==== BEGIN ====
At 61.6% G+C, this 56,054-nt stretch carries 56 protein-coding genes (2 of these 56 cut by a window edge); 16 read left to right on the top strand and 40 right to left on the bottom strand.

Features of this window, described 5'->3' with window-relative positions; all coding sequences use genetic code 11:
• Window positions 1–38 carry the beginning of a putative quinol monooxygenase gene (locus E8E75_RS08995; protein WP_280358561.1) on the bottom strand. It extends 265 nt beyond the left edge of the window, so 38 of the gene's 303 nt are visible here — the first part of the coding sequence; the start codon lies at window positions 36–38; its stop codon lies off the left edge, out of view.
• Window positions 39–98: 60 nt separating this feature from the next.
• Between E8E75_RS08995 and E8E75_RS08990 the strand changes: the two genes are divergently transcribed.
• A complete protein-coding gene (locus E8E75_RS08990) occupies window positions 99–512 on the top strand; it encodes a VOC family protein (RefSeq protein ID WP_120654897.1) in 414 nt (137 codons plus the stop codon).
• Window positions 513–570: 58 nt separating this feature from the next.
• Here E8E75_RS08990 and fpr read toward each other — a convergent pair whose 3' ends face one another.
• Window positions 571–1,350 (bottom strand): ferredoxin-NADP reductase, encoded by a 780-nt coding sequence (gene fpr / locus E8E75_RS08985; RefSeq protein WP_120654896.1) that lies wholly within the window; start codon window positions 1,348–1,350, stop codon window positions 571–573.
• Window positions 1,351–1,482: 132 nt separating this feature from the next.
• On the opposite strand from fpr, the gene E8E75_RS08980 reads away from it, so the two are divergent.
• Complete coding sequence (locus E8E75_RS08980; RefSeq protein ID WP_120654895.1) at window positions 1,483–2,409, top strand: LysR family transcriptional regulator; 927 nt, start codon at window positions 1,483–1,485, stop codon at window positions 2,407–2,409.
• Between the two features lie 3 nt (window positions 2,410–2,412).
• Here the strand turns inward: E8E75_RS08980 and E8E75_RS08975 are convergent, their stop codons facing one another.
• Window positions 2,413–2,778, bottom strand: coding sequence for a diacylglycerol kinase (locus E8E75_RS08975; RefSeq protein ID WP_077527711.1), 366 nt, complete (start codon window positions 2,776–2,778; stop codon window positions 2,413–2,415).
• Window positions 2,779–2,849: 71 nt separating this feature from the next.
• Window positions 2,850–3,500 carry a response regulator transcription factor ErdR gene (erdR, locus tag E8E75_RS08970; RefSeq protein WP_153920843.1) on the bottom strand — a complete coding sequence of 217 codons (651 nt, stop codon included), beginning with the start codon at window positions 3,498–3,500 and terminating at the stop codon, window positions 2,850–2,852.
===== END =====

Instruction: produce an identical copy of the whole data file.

At 61.6% G+C, this 56,054-nt stretch carries 56 protein-coding genes (2 of these 56 cut by a window edge); 16 read left to right on the top strand and 40 right to left on the bottom strand.

Features of this window, described 5'->3' with window-relative positions; all coding sequences use genetic code 11:
• Window positions 1–38 carry the beginning of a putative quinol monooxygenase gene (locus E8E75_RS08995; protein WP_280358561.1) on the bottom strand. It extends 265 nt beyond the left edge of the window, so 38 of the gene's 303 nt are visible here — the first part of the coding sequence; the start codon lies at window positions 36–38; its stop codon lies off the left edge, out of view.
• Window positions 39–98: 60 nt separating this feature from the next.
• Between E8E75_RS08995 and E8E75_RS08990 the strand changes: the two genes are divergently transcribed.
• A complete protein-coding gene (locus E8E75_RS08990) occupies window positions 99–512 on the top strand; it encodes a VOC family protein (RefSeq protein ID WP_120654897.1) in 414 nt (137 codons plus the stop codon).
• Window positions 513–570: 58 nt separating this feature from the next.
• Here E8E75_RS08990 and fpr read toward each other — a convergent pair whose 3' ends face one another.
• Window positions 571–1,350 (bottom strand): ferredoxin-NADP reductase, encoded by a 780-nt coding sequence (gene fpr / locus E8E75_RS08985; RefSeq protein WP_120654896.1) that lies wholly within the window; start codon window positions 1,348–1,350, stop codon window positions 571–573.
• Window positions 1,351–1,482: 132 nt separating this feature from the next.
• On the opposite strand from fpr, the gene E8E75_RS08980 reads away from it, so the two are divergent.
• Complete coding sequence (locus E8E75_RS08980; RefSeq protein ID WP_120654895.1) at window positions 1,483–2,409, top strand: LysR family transcriptional regulator; 927 nt, start codon at window positions 1,483–1,485, stop codon at window positions 2,407–2,409.
• Between the two features lie 3 nt (window positions 2,410–2,412).
• Here the strand turns inward: E8E75_RS08980 and E8E75_RS08975 are convergent, their stop codons facing one another.
• Window positions 2,413–2,778, bottom strand: coding sequence for a diacylglycerol kinase (locus E8E75_RS08975; RefSeq protein ID WP_077527711.1), 366 nt, complete (start codon window positions 2,776–2,778; stop codon window positions 2,413–2,415).
• Window positions 2,779–2,849: 71 nt separating this feature from the next.
• Window positions 2,850–3,500 carry a response regulator transcription factor ErdR gene (erdR, locus tag E8E75_RS08970; RefSeq protein WP_153920843.1) on the bottom strand — a complete coding sequence of 217 codons (651 nt, stop codon included), beginning with the start codon at window positions 3,498–3,500 and terminating at the stop codon, window positions 2,850–2,852.